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bio website streamsec.com
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visits member for 3 years, 1 month
seen Dec 26 '14 at 9:43

StreamSec architect, lead developer and co-owner. I develop cryptographic primitives using Delphi.


Feb
8
awarded  Yearling
Sep
18
comment Derived IV for AES
@ownlstead: Indeed, in a Chosen Plain Text attack scenario where the attacker might force key reuse, it is at least not worse to use a cek and iv derived from the master key, than to use a constant iv.
Jun
13
comment AES256 Decryption with base64 decoding not working
Have you seen this: stackoverflow.com/questions/7408754/…
Apr
23
comment It is safe to process a callback method between dll compiled with packages and dll compiled without them (Delphi)?
@DavidHeffernan: On x86, as long as both compilers support the register calling convention, you can easily convert any method into a function by adding a Self parameter. On x64 this doesn't work if the method requires an implicit Result parameter, because the implicit Self parameter for methods is always passed in rcx, while the implicit Result parameter is passed in rdx for methods but in rcx for functions. You can't code around that by replacing it with a procedure either, because the result pointer is supposed to be returned in rax.
Apr
23
comment It is safe to process a callback method between dll compiled with packages and dll compiled without them (Delphi)?
@DavidHeffernan: Yes, in particular in 64 bit code, due to the peculiarities of the calling convention. In 32 code you could always interpret any method as a procedure with an extra Self argument. In some cases this won't work in 64 bit code, more precisely if the method is a function that returns anything that requires an implicit Result parameter (such as an interface, or any stack allocated type larger than 64 bits).
Apr
23
answered It is safe to process a callback method between dll compiled with packages and dll compiled without them (Delphi)?
Apr
17
comment How collision resistant are encryption algorithms?
@Ashwin: The mathematical requirement is that N'>CT, but the expected collision rate gets slightly skewed in such case. The condition I mentioned was just for the sake of argument.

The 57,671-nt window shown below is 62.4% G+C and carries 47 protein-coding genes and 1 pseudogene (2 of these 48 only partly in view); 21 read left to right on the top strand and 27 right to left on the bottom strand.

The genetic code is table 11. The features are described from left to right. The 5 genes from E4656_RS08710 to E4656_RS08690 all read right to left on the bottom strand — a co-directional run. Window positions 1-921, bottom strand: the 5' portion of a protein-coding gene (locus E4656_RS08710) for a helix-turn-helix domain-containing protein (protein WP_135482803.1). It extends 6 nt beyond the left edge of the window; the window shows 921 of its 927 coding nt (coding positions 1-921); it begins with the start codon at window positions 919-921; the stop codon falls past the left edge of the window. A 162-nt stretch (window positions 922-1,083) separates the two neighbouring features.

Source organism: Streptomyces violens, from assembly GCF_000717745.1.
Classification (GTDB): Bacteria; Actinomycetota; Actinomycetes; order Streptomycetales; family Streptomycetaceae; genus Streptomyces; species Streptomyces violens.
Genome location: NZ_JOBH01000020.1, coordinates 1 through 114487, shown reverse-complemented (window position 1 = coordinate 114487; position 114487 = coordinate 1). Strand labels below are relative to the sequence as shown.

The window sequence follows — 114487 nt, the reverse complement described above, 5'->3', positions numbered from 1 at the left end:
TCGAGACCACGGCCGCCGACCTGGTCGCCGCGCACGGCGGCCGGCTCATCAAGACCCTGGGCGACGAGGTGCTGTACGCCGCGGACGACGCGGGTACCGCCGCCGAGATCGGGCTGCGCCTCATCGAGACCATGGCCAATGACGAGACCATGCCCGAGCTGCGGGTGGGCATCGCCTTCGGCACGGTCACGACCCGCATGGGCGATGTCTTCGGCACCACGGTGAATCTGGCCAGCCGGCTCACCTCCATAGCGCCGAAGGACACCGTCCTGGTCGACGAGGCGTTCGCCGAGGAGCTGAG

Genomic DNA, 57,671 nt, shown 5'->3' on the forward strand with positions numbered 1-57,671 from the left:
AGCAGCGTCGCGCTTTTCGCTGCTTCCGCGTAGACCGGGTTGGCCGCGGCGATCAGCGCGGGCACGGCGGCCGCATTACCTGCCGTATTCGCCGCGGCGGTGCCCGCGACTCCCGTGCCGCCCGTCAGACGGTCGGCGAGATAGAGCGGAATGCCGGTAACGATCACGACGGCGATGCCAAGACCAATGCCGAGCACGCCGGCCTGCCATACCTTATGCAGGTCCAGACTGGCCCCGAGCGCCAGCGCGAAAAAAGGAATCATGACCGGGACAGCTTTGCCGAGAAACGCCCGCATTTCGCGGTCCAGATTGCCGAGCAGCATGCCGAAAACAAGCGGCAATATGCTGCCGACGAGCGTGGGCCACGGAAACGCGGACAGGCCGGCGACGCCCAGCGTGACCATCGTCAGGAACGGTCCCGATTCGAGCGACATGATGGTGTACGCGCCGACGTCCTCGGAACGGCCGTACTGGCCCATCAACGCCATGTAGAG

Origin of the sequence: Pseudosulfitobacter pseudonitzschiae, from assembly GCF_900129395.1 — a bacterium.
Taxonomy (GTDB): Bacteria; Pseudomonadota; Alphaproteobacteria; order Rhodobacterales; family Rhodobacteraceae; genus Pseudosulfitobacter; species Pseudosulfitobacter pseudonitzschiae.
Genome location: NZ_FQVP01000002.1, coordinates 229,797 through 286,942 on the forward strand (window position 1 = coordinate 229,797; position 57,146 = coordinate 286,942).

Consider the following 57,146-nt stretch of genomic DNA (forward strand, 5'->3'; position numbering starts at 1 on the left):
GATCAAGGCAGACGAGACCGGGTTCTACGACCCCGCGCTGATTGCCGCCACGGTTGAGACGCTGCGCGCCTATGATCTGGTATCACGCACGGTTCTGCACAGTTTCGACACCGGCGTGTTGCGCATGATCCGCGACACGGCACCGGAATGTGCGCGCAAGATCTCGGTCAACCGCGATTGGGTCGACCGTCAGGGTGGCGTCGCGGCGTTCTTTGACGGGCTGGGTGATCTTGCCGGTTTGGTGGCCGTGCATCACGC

Mar
19
answered Protecting hard-coded data that cannot be available to the user, such as a pass phrase
Mar
17
comment Would changing 1 byte in a file encrypted by AES CBC cause it to not be able to decrypt anymore?
@owlstead: Yes, there are probably not that many commonly used deterministic padding schemes that would result in a lower probability than 1 one 256.
Mar
17
comment Would changing 1 byte in a file encrypted by AES CBC cause it to not be able to decrypt anymore?
Even if the last block is changed, the probability is higher than one in 256 that it will decrypt to a depaddable block anyway.
Mar
17
comment Would my code really take 8 years or so to decipher
You might want to try crypto.stackexchange.com as well, in case you are interested in the algorithms and the scientific basis of their design.
Mar
16
comment How to declare a fixed value in a record?
What do you mean by "send data using this pattern"? Do you intend to use TStream.Write(Packet,SizeOf(Packet)) or similar? If not, why does it have to be a record?
Mar
12
comment Skipping / seeking to position with RC4 encryption
The important thing when using RC4 that way, is that you use a KDF, and not just pass the concatenation of the key and the salt/chunk id directly to the RC4 key schedule. There are known cipher text only attacks against the latter use of RC4.
Mar
9
comment How long should a salt be to make it infeasible to attempt dictionary attacks?
Another example of using "key stretching" as a synonym for key expansion: tools.ietf.org/html/draft-krovetz-umac-01. One more: gnu.org/software/gnu-crypto/manual/api/gnu/crypto/prng/…
Mar
9
comment How long should a salt be to make it infeasible to attempt dictionary attacks?
I think the (ab)use of the term "key stretching" for key strengthening dates back to an article from 2005 by Frances F. Yao and Yiqun Lisa Yin, where they discuss iterations as a method for "stretching" the entropy of a password. The use of "key stretching" as a synonym for key expansion can be found e.g. here rfc-editor.org/rfc/pdfrfc/rfc5931.txt.pdf
Mar
9
comment How long should a salt be to make it infeasible to attempt dictionary attacks?
Well, that doesn't make it correct and such usage is bound to incur confusion among readers not familiar with cryptography. Key strengthening is what you do when you specify a high iteration count. Key stretching is what you do when you want a derived key of a specific length. If you use a PBKDF to produce a 256 bit key for AES-256-CBC encryption, you have performed key stretching but not necessarily key strengthening. You don't necessarily get 256 bits of security just because the derived key is 256 bits.
Mar
9
comment Are there any published extensions to PKCS#12?
Many thanks for your efforts!
Mar
9
awarded  Scholar
Mar
9
accepted Are there any published extensions to PKCS#12?
Mar
9
comment Are there any published extensions to PKCS#12?
I think it is undetermined. The footnote says that appendix B applies only to the algorithms defined in PKCS#12, but on the other hand PKCS#5 doesn't say anything about how a password character string is converted into an octet string, and PKCS#12 B.1 is the only text that says anything about it.